The Relationship between Corporate Culture and Value at Different Life Cycle Stages

Sung Ook Park, Seung Uk Choi, Seong Tae Kim, Hyung Jong Na
2021 Sustainability  
Despite the general agreement that a firm embodies its own culture, there is still a lack of empirical research on how a firm's culture affects its value. Another caveat on previous studies is that they implicitly assume that a firm's culture does not vary over time. In this paper, we examine the following two questions to address this lack: (1) Does a firm's culture affect the firm's value? (2) If a firm's culture varies at different life cycle stages, do these changes have an impact on firm
more » ... lue? By using a competing values framework, we identify four types of corporate culture—adhocracy, market, clan, and hierarchy—and use life cycle stages to proxy for changes in a firm's environment. The results reveal that adhocracy culture has a positive effect on a firm's value. In contrast, we find a negative association between hierarchy culture and a firm's value. This can be interpreted as the features of adhocracy culture, which gives autonomy to its members (flexible and discretion) and keeps challenging a firm to grow (external focus and differentiation), positively impacting firm value more than the other cultures. Furthermore, at a growth stage in which a firm faces dynamic environmental changes, both adhocracy and clan cultures have an incrementally positive effect on firm value. This implies that firms in mature or decline stages lose dynamic changes in their operational environment, therefore, the effect of culture on firm value is restricted in those stages.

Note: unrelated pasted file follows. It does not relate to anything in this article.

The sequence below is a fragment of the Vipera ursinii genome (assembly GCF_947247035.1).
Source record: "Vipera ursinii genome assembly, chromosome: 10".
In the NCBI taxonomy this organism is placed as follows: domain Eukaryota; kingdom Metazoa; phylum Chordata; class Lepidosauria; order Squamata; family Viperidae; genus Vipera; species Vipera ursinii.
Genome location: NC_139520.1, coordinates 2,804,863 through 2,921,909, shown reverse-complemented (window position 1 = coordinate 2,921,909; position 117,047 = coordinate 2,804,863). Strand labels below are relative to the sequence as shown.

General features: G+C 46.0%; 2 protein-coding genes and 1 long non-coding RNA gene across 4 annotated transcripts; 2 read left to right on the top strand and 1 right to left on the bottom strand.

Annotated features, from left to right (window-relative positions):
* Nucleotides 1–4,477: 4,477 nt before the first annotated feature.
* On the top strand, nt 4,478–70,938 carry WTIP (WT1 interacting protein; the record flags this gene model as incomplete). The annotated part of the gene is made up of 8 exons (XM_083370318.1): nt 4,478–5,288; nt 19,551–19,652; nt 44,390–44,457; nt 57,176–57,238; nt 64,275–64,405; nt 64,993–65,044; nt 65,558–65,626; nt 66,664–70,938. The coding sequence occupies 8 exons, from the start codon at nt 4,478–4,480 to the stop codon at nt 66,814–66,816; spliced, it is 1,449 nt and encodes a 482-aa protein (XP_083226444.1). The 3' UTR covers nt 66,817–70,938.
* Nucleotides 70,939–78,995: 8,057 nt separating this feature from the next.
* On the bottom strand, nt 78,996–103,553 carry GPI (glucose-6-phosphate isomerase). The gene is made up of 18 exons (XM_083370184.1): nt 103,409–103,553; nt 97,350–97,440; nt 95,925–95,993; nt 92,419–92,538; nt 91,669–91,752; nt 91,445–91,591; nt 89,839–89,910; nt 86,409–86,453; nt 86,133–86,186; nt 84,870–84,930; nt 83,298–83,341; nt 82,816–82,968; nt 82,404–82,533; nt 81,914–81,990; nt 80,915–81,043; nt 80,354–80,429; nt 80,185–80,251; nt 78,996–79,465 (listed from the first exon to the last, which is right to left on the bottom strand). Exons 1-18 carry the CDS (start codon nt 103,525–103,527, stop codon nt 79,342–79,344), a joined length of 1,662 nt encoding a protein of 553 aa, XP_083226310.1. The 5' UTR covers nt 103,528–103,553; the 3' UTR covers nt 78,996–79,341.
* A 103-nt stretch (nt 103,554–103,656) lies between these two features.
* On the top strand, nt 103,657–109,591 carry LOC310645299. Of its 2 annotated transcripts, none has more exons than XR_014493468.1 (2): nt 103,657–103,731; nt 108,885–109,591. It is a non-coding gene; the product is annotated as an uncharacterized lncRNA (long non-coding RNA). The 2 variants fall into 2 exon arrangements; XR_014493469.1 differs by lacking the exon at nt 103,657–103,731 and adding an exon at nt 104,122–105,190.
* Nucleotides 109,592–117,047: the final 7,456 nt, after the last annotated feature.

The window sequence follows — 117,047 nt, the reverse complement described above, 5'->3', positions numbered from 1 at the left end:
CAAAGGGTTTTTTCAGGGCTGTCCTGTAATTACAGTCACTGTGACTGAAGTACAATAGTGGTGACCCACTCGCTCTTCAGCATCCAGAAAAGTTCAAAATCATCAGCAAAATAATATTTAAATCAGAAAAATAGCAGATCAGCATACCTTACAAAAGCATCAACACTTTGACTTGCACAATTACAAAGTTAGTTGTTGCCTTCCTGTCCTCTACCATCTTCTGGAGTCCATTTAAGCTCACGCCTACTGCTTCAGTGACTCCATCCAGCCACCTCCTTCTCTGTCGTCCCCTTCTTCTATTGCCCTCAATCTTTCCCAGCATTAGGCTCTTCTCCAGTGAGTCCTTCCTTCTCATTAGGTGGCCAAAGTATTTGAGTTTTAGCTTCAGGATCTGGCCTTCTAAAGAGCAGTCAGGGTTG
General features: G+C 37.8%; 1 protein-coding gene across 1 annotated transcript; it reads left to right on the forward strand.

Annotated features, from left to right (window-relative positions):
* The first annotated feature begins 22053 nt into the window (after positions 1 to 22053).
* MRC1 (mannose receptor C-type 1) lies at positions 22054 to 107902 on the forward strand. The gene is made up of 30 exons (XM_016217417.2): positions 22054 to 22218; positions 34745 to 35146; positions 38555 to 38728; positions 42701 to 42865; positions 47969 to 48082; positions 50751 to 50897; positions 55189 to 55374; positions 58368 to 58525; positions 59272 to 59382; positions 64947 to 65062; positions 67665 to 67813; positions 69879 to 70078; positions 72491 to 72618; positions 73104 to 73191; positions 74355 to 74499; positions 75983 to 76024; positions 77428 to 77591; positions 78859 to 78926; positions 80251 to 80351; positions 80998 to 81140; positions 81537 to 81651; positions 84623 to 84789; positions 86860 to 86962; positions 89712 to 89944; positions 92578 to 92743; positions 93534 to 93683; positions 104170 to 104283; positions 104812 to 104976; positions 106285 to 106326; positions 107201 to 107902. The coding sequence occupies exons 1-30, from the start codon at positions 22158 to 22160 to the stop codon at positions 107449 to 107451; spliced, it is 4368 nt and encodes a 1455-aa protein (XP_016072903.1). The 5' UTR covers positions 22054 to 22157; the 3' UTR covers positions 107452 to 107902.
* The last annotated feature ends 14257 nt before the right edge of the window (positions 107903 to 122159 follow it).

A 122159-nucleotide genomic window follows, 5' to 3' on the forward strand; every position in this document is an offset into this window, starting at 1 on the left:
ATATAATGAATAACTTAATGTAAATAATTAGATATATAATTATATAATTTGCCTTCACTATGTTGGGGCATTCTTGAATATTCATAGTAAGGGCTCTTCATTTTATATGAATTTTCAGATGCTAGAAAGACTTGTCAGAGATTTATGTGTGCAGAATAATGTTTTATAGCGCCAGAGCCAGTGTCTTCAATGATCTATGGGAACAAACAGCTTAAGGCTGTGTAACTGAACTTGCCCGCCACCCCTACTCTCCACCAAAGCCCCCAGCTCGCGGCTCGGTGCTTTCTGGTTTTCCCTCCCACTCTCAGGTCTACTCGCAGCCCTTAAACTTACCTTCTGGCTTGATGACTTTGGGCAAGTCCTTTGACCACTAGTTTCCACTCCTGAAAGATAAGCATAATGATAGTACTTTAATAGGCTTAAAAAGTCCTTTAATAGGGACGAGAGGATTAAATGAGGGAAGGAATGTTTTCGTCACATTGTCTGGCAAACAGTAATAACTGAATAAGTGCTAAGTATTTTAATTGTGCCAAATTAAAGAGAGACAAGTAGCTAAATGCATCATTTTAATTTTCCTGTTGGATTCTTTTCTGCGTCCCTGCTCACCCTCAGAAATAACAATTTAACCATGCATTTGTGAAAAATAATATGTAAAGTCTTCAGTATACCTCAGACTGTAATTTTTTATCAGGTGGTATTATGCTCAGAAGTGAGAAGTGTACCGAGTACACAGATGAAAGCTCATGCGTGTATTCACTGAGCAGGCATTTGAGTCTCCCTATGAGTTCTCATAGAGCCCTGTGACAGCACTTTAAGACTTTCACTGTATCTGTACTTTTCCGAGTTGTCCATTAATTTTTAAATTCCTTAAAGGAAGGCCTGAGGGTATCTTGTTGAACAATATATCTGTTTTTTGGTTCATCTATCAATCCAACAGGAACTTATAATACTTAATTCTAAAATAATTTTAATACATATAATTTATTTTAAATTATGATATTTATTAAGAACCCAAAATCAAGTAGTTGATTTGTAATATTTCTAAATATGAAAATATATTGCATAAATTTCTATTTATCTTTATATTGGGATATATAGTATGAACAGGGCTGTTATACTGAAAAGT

doi:10.3390/su13042334 fatcat:yte6efrlprg7fd63aorx264c7e